Starting the Harvest

Shwmae everyone, it’s early July and the garden is full of all kinds of crops. In recent weeks, I have harvested the onions, redcurrants and blackcurrants, gooseberries, strawberries and raspberries to name a few. It’s been a great season for the soft fruit this year. 

Growing our own food at home and trying to live a self-sufficient life is so important to us. There is no doubt that there is a great deal of preparation work after harvesting crops, especially the gooseberries… I spent ages cutting the heads and tails off them… such a thankless task but worth every cutting.

To ensure we reap the fruits of our labour, it is important to know how to properly store these crops for the coming months. Here are some tips and advice for storing and preparing food from the garden:

Drying and Storing Onions

When harvesting onions, it is important to do this early in the morning and leave them for a day or two (weather permitting) to dry on the surface of the soil. Initially, drying the onions naturally under the sun’s heat is better than doing so indoors for the first few days. Then, I put them to dry further in the greenhouse or in front of a shed window for at least a month. I will then wipe the soil off the skin of the onions before interweaving/storing for the winter. Remember, if there are any markings or blemishes on them – eat them straight away as they will not keep well over the winter. Your stored onions will keep until at least April next year.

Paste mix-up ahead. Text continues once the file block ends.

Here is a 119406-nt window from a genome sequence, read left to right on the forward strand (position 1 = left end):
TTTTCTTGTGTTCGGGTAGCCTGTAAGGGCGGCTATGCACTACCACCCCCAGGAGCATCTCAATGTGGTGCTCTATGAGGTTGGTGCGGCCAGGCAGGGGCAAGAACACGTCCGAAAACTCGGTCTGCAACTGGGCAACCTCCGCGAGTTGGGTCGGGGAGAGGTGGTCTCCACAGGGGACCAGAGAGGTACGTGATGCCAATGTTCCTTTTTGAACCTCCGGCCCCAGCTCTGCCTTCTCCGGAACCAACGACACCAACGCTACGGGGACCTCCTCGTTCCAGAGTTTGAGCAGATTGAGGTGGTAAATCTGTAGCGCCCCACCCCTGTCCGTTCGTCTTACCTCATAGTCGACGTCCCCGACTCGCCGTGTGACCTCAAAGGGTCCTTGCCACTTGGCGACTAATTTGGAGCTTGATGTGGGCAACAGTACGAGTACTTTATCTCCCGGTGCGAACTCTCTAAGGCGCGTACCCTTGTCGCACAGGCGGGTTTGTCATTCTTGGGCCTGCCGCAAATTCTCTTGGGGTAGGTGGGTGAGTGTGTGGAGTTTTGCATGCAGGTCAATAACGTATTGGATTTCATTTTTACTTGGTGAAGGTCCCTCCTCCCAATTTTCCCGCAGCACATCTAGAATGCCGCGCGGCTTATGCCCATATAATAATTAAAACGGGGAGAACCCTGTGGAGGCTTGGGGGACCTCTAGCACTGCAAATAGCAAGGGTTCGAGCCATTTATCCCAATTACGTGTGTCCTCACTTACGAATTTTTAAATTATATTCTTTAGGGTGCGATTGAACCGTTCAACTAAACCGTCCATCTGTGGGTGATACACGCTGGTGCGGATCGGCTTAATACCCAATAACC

Currants, gooseberries and strawberries

There’s so much you can do with soft fruit so that they keep for many months. Jam is the favourite in our house and homemade jam is so easy to make, especially with currants. To make homemade jam, the rule of thumb is that you need the same weight of fruit, sugar and water and then boil them together until the jam has set.

Remember, strawberries and gooseberries do not naturally have enough pectin, therefore pectin needs to be added to the jam. You can buy pectin in the form of ‘jam sugar’ or ‘pectin liquid’ in most supermarkets.

You can also freeze the fruit to eat later in the year with your breakfast or in homemade pastry/crumble, a perfect dessert after a tasty Sunday dinner. 

Making homemade wine or gin with the fruit is also a good option.

If you would like more gardening advice and hear more about my life in the garden, follow @adamynyrardd on Instagram, Twitter or Facebook.